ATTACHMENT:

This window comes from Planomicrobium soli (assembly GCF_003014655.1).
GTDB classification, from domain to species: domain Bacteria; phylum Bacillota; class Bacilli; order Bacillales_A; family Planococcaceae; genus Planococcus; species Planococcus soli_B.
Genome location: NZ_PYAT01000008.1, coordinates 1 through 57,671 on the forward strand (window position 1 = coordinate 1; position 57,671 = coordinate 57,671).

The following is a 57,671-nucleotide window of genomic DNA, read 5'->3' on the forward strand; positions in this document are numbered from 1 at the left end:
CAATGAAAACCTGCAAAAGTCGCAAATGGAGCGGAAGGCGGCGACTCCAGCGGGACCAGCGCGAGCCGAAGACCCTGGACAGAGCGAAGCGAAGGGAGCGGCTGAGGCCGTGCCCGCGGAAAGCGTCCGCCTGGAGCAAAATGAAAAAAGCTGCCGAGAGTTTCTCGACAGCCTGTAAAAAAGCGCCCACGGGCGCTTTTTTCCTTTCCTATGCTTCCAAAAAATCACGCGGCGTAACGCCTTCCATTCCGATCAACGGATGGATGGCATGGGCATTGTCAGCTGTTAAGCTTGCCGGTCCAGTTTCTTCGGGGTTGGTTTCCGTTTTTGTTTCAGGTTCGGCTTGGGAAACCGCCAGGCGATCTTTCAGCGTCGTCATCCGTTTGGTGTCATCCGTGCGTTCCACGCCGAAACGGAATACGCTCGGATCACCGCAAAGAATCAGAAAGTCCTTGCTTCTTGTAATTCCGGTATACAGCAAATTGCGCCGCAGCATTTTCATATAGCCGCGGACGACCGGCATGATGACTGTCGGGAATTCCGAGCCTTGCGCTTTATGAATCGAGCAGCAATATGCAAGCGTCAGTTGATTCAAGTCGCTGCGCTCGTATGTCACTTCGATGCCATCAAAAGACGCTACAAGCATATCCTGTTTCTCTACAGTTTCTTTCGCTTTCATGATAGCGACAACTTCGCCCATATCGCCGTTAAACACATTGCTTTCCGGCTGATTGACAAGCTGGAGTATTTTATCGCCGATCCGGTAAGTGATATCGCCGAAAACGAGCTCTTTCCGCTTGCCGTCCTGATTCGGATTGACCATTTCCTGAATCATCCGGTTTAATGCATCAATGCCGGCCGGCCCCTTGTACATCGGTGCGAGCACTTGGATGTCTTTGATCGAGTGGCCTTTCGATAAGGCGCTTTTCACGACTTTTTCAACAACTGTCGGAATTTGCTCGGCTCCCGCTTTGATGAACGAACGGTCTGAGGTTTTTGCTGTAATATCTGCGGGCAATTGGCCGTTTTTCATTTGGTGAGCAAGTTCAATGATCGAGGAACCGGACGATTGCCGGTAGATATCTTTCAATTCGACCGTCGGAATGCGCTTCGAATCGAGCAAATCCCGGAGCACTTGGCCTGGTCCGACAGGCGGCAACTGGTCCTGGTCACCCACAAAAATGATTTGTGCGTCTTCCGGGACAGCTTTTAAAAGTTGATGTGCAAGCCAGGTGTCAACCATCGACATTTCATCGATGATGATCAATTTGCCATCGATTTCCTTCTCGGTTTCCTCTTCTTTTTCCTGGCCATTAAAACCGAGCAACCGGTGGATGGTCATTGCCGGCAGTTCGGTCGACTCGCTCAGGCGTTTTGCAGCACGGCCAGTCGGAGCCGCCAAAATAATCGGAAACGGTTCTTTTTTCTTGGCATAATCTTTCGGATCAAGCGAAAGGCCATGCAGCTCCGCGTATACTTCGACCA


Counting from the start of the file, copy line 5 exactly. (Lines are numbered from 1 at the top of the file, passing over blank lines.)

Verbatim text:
CAATGAAAACCTGCAAAAGTCGCAAATGGAGCGGAAGGCGGCGACTCCAGCGGGACCAGCGCGAGCCGAAGACCCTGGACAGAGCGAAGCGAAGGGAGCGGCTGAGGCCGTGCCCGCGGAAAGCGTCCGCCTGGAGCAAAATGAAAAAAGCTGCCGAGAGTTTCTCGACAGCCTGTAAAAAAGCGCCCACGGGCGCTTTTTTCCTTTCCTATGCTTCCAAAAAATCACGCGGCGTAACGCCTTCCATTCCGATCAACGGATGGATGGCATGGGCATTGTCAGCTGTTAAGCTTGCCGGTCCAGTTTCTTCGGGGTTGGTTTCCGTTTTTGTTTCAGGTTCGGCTTGGGAAACCGCCAGGCGATCTTTCAGCGTCGTCATCCGTTTGGTGTCATCCGTGCGTTCCACGCCGAAACGGAATACGCTCGGATCACCGCAAAGAATCAGAAAGTCCTTGCTTCTTGTAATTCCGGTATACAGCAAATTGCGCCGCAGCATTTTCATATAGCCGCGGACGACCGGCATGATGACTGTCGGGAATTCCGAGCCTTGCGCTTTATGAATCGAGCAGCAATATGCAAGCGTCAGTTGATTCAAGTCGCTGCGCTCGTATGTCACTTCGATGCCATCAAAAGACGCTACAAGCATATCCTGTTTCTCTACAGTTTCTTTCGCTTTCATGATAGCGACAACTTCGCCCATATCGCCGTTAAACACATTGCTTTCCGGCTGATTGACAAGCTGGAGTATTTTATCGCCGATCCGGTAAGTGATATCGCCGAAAACGAGCTCTTTCCGCTTGCCGTCCTGATTCGGATTGACCATTTCCTGAATCATCCGGTTTAATGCATCAATGCCGGCCGGCCCCTTGTACATCGGTGCGAGCACTTGGATGTCTTTGATCGAGTGGCCTTTCGATAAGGCGCTTTTCACGACTTTTTCAACAACTGTCGGAATTTGCTCGGCTCCCGCTTTGATGAACGAACGGTCTGAGGTTTTTGCTGTAATATCTGCGGGCAATTGGCCGTTTTTCATTTGGTGAGCAAGTTCAATGATCGAGGAACCGGACGATTGCCGGTAGATATCTTTCAATTCGACCGTCGGAATGCGCTTCGAATCGAGCAAATCCCGGAGCACTTGGCCTGGTCCGACAGGCGGCAACTGGTCCTGGTCACCCACAAAAATGATTTGTGCGTCTTCCGGGACAGCTTTTAAAAGTTGATGTGCAAGCCAGGTGTCAACCATCGACATTTCATCGATGATGATCAATTTGCCATCGATTTCCTTCTCGGTTTCCTCTTCTTTTTCCTGGCCATTAAAACCGAGCAACCGGTGGATGGTCATTGCCGGCAGTTCGGTCGACTCGCTCAGGCGTTTTGCAGCACGGCCAGTCGGAGCCGCCAAAATAATCGGAAACGGTTCTTTTTTCTTGGCATAATCTTTCGGATCAAGCGAAAGGCCATGCAGCTCCGCGTATACTTCGACCA